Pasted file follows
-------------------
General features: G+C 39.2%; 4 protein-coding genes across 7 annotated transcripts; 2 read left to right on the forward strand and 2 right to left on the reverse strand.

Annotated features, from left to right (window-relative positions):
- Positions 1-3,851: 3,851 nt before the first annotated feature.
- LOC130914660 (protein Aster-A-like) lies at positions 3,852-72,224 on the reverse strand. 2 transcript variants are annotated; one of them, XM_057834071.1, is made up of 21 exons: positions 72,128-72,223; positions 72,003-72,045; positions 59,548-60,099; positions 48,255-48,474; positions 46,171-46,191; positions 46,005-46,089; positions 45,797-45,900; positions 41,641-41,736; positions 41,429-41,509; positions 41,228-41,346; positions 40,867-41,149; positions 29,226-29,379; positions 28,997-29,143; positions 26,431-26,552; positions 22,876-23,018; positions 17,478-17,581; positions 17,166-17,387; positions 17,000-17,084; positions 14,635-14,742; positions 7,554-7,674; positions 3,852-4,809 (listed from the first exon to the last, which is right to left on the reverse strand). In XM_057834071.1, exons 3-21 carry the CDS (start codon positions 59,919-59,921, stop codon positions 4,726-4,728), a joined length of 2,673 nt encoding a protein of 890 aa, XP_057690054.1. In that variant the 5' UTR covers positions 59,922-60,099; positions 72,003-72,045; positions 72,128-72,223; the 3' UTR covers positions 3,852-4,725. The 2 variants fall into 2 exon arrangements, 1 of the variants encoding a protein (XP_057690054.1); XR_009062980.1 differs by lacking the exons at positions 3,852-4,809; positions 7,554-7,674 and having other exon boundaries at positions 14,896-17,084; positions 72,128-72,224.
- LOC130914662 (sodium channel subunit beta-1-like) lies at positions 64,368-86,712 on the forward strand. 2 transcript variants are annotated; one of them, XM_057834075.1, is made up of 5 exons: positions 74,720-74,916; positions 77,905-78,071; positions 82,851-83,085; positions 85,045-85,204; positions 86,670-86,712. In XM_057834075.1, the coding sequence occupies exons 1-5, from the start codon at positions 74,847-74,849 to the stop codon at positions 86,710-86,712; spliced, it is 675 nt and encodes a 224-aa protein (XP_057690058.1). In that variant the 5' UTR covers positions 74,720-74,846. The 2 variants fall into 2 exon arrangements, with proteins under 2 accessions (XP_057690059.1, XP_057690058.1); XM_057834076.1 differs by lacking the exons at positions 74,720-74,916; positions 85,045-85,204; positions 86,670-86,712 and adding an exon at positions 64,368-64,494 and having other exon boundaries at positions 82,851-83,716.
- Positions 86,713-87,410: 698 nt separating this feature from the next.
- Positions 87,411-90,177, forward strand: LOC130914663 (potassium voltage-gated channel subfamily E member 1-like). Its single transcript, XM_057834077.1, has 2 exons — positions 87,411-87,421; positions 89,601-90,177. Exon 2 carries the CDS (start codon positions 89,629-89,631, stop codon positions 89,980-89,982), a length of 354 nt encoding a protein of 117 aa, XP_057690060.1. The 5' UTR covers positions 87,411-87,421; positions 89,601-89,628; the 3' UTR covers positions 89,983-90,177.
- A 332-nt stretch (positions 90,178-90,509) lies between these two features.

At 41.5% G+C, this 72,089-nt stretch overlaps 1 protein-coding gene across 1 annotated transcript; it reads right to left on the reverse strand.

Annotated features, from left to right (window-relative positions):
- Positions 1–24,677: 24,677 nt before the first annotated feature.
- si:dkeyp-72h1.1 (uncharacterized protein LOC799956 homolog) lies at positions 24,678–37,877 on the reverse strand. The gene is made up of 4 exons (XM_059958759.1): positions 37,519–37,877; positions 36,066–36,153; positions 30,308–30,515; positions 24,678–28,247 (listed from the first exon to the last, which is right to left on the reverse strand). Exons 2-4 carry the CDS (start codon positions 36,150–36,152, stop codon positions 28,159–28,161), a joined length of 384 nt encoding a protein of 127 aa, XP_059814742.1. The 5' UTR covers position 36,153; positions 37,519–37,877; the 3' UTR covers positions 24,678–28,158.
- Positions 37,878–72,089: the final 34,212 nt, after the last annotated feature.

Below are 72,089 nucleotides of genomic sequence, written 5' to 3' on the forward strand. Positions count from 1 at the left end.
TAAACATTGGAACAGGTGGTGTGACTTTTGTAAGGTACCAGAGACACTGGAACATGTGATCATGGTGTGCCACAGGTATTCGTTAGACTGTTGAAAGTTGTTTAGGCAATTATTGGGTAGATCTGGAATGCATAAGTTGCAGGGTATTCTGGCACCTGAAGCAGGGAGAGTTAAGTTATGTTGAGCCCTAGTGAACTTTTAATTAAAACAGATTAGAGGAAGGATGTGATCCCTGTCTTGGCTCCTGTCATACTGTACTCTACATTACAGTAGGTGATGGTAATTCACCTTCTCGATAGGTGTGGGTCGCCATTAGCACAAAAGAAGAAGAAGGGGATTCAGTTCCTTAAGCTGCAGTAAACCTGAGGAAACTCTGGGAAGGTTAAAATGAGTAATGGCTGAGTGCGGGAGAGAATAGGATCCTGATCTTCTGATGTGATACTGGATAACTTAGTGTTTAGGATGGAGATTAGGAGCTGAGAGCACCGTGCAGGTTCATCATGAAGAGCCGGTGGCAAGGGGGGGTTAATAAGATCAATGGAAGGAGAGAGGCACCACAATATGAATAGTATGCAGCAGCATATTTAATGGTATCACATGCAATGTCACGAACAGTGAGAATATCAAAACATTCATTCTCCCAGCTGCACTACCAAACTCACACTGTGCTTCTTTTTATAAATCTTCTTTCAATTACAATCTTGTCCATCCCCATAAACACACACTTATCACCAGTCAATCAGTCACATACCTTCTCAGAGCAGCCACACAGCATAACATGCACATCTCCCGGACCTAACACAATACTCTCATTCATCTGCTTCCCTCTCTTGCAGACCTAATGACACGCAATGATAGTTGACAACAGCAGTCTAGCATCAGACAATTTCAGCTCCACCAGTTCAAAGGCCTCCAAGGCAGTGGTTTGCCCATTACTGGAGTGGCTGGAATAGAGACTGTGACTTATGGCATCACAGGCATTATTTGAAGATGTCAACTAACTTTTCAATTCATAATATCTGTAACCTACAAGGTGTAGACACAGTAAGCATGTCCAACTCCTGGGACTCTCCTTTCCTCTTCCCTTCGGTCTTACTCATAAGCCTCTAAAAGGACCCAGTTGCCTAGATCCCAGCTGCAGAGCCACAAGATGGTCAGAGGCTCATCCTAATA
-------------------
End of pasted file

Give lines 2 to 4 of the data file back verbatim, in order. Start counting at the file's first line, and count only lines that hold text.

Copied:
Annotated features, from left to right (window-relative positions):
- Positions 1-3,851: 3,851 nt before the first annotated feature.
- LOC130914660 (protein Aster-A-like) lies at positions 3,852-72,224 on the reverse strand. 2 transcript variants are annotated; one of them, XM_057834071.1, is made up of 21 exons: positions 72,128-72,223; positions 72,003-72,045; positions 59,548-60,099; positions 48,255-48,474; positions 46,171-46,191; positions 46,005-46,089; positions 45,797-45,900; positions 41,641-41,736; positions 41,429-41,509; positions 41,228-41,346; positions 40,867-41,149; positions 29,226-29,379; positions 28,997-29,143; positions 26,431-26,552; positions 22,876-23,018; positions 17,478-17,581; positions 17,166-17,387; positions 17,000-17,084; positions 14,635-14,742; positions 7,554-7,674; positions 3,852-4,809 (listed from the first exon to the last, which is right to left on the reverse strand). In XM_057834071.1, exons 3-21 carry the CDS (start codon positions 59,919-59,921, stop codon positions 4,726-4,728), a joined length of 2,673 nt encoding a protein of 890 aa, XP_057690054.1. In that variant the 5' UTR covers positions 59,922-60,099; positions 72,003-72,045; positions 72,128-72,223; the 3' UTR covers positions 3,852-4,725. The 2 variants fall into 2 exon arrangements, 1 of the variants encoding a protein (XP_057690054.1); XR_009062980.1 differs by lacking the exons at positions 3,852-4,809; positions 7,554-7,674 and having other exon boundaries at positions 14,896-17,084; positions 72,128-72,224.